annotation by Philip Barragán
In his first novella, Wells introduces the reader to a time machine capable of carrying the passenger to the distant past or future. The Time Machine: An Invention is a premier speculative fiction novella that examines human nature and evolution of the human species through the unnamed protagonist, the Time Traveler.
In the story, the Time Traveler travels to the future in the year 798,000 where he encounters two species of human beings; the Eloi and the Morlocks. One species, a simple minded childlike people live above ground playing in the sun while their counterparts, the Morlocks, live underground while making the clothes and providing food for them by leaving it on the tables of the Eloi in the middle of the night. Additionally, the Morlocks use the Eloi as their cattle and their food source.
Many literary critics have viewed the two species as a representation of English society; the lower class and the upper class. Others have viewed the story as a commentary on technology from a Victorian frame of reference. And yet others view the novel as one of the premier Steampunk novels, a genre that embraces the concept and value of steam-powered machinery versus electronic machinery.
Wells has described the novel as an “undergraduate” level work in his commentary on his younger writing. However, the novel stands on its own merit. The language is smart and inviting while the dialogue is realistic and engaging. The descriptions are lush yet not overdone providing the reader with a vivid picture of his futuristic world. And the plot is interesting and surprising without being trite or preachy.
As a writer, I felt inspired by The Time Machine. As an example of the truth in fiction, it can be read on many levels. In the middle of the story, I looked-up from the pages and realized Wells was telling me things about his thoughts about humanity, whispering in my ear about his hopes, fears and hope (or lack thereof) for humanity.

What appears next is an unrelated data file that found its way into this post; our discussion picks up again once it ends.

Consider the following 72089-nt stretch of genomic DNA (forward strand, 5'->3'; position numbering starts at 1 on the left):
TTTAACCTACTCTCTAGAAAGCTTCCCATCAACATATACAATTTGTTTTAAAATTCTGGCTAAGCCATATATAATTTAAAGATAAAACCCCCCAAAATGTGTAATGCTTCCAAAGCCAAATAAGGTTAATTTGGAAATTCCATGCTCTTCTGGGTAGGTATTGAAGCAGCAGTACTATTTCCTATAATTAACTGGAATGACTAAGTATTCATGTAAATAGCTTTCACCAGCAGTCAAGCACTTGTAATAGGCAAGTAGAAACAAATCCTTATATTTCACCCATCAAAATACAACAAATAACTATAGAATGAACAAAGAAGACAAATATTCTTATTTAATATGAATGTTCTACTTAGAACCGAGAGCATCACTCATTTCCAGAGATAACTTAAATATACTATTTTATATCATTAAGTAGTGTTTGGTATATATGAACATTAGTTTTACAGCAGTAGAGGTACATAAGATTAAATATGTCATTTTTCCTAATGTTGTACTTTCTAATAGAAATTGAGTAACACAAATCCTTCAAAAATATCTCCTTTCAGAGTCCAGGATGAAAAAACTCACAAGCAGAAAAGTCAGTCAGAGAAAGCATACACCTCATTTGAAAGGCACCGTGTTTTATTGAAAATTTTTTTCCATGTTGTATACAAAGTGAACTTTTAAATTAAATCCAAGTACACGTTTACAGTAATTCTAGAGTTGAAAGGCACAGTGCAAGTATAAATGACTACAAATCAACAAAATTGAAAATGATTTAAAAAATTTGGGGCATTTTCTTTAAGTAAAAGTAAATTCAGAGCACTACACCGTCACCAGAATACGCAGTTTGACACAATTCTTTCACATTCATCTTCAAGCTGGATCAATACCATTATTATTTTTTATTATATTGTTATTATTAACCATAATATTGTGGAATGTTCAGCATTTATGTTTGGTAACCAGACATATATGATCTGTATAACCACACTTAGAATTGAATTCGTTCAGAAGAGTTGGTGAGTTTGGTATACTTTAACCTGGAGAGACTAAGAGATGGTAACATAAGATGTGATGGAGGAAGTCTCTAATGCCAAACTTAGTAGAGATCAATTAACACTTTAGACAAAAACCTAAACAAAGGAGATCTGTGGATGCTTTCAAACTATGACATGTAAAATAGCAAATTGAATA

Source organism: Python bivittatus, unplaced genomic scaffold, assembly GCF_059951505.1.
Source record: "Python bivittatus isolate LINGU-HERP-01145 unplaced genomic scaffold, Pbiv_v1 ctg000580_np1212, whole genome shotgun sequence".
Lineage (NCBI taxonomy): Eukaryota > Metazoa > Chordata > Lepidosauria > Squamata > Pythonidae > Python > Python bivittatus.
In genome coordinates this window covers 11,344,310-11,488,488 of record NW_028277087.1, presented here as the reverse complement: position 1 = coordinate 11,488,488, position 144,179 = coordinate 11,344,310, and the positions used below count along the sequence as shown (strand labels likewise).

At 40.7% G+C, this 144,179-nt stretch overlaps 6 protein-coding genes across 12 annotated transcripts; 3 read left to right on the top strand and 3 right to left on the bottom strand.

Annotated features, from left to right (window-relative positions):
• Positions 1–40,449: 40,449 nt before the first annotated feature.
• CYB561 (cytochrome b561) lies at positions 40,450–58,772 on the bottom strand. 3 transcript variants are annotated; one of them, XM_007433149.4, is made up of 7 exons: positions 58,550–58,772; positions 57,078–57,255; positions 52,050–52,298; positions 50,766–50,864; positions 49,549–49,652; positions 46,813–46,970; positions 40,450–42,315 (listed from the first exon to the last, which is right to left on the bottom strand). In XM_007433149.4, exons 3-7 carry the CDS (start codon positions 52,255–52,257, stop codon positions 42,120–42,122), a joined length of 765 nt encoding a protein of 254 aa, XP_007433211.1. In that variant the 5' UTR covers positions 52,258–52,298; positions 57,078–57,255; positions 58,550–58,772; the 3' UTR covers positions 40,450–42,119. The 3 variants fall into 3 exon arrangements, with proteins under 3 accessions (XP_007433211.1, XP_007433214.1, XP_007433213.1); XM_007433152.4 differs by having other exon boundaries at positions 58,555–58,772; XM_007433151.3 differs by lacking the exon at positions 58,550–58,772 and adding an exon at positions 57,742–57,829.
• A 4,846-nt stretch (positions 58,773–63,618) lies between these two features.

Speculative fiction often portrays the worst case scenario that an author can possibly imagine. It makes the point, even for those who need to be pounded on the head a few times. Do you get it? Don’t you get it yet? And whether it’s subtle or on the nose, Spec Fic takes us down that path of asking “what if.” And maybe all fiction asks that question from a storyteller’s point of view. But in the worlds of Spec Fic, the canvas allows the writer to stretch his imagination and use broad, deep strokes; sometimes out of this world and out of this time, but the genre can handle it.
The Time Machine: An Invention is a worthwhile read that borders on the boundary of science fiction and speculative fiction. It is a brief read that packs a lot of story into a mere one hundred pages while giving the reader a lot to think about. Even after one hundred years, The Time Machine: An Invention holds its own among many stories that have tried to capture the essence of H.G. Wells first novella.